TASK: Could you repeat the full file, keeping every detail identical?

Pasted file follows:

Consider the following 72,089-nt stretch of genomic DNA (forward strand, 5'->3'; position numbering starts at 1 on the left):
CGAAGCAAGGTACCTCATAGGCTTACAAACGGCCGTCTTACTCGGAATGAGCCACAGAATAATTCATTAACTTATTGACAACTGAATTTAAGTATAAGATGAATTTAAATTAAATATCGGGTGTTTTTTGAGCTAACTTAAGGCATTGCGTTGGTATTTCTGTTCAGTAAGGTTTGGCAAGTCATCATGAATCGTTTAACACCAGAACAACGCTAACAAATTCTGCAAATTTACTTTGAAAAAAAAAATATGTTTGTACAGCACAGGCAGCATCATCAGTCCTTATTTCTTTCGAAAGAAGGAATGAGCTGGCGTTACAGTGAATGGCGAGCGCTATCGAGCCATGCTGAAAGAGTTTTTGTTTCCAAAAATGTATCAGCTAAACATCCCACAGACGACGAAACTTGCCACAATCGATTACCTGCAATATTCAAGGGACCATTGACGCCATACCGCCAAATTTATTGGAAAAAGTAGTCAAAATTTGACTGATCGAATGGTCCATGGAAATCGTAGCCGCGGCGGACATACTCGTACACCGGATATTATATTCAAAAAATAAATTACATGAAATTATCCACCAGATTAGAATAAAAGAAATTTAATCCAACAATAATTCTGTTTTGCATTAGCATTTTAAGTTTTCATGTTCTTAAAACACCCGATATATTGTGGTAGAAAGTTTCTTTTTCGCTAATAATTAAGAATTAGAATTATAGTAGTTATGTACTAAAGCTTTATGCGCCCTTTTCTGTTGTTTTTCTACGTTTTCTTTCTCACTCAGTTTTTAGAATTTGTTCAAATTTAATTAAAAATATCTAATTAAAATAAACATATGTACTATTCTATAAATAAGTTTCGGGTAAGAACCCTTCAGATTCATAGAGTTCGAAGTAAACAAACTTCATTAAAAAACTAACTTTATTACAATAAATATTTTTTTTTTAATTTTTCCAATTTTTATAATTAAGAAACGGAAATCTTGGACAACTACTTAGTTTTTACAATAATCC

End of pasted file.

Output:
Consider the following 72,089-nt stretch of genomic DNA (forward strand, 5'->3'; position numbering starts at 1 on the left):
CGAAGCAAGGTACCTCATAGGCTTACAAACGGCCGTCTTACTCGGAATGAGCCACAGAATAATTCATTAACTTATTGACAACTGAATTTAAGTATAAGATGAATTTAAATTAAATATCGGGTGTTTTTTGAGCTAACTTAAGGCATTGCGTTGGTATTTCTGTTCAGTAAGGTTTGGCAAGTCATCATGAATCGTTTAACACCAGAACAACGCTAACAAATTCTGCAAATTTACTTTGAAAAAAAAAATATGTTTGTACAGCACAGGCAGCATCATCAGTCCTTATTTCTTTCGAAAGAAGGAATGAGCTGGCGTTACAGTGAATGGCGAGCGCTATCGAGCCATGCTGAAAGAGTTTTTGTTTCCAAAAATGTATCAGCTAAACATCCCACAGACGACGAAACTTGCCACAATCGATTACCTGCAATATTCAAGGGACCATTGACGCCATACCGCCAAATTTATTGGAAAAAGTAGTCAAAATTTGACTGATCGAATGGTCCATGGAAATCGTAGCCGCGGCGGACATACTCGTACACCGGATATTATATTCAAAAAATAAATTACATGAAATTATCCACCAGATTAGAATAAAAGAAATTTAATCCAACAATAATTCTGTTTTGCATTAGCATTTTAAGTTTTCATGTTCTTAAAACACCCGATATATTGTGGTAGAAAGTTTCTTTTTCGCTAATAATTAAGAATTAGAATTATAGTAGTTATGTACTAAAGCTTTATGCGCCCTTTTCTGTTGTTTTTCTACGTTTTCTTTCTCACTCAGTTTTTAGAATTTGTTCAAATTTAATTAAAAATATCTAATTAAAATAAACATATGTACTATTCTATAAATAAGTTTCGGGTAAGAACCCTTCAGATTCATAGAGTTCGAAGTAAACAAACTTCATTAAAAAACTAACTTTATTACAATAAATATTTTTTTTTTAATTTTTCCAATTTTTATAATTAAGAAACGGAAATCTTGGACAACTACTTAGTTTTTACAATAATCC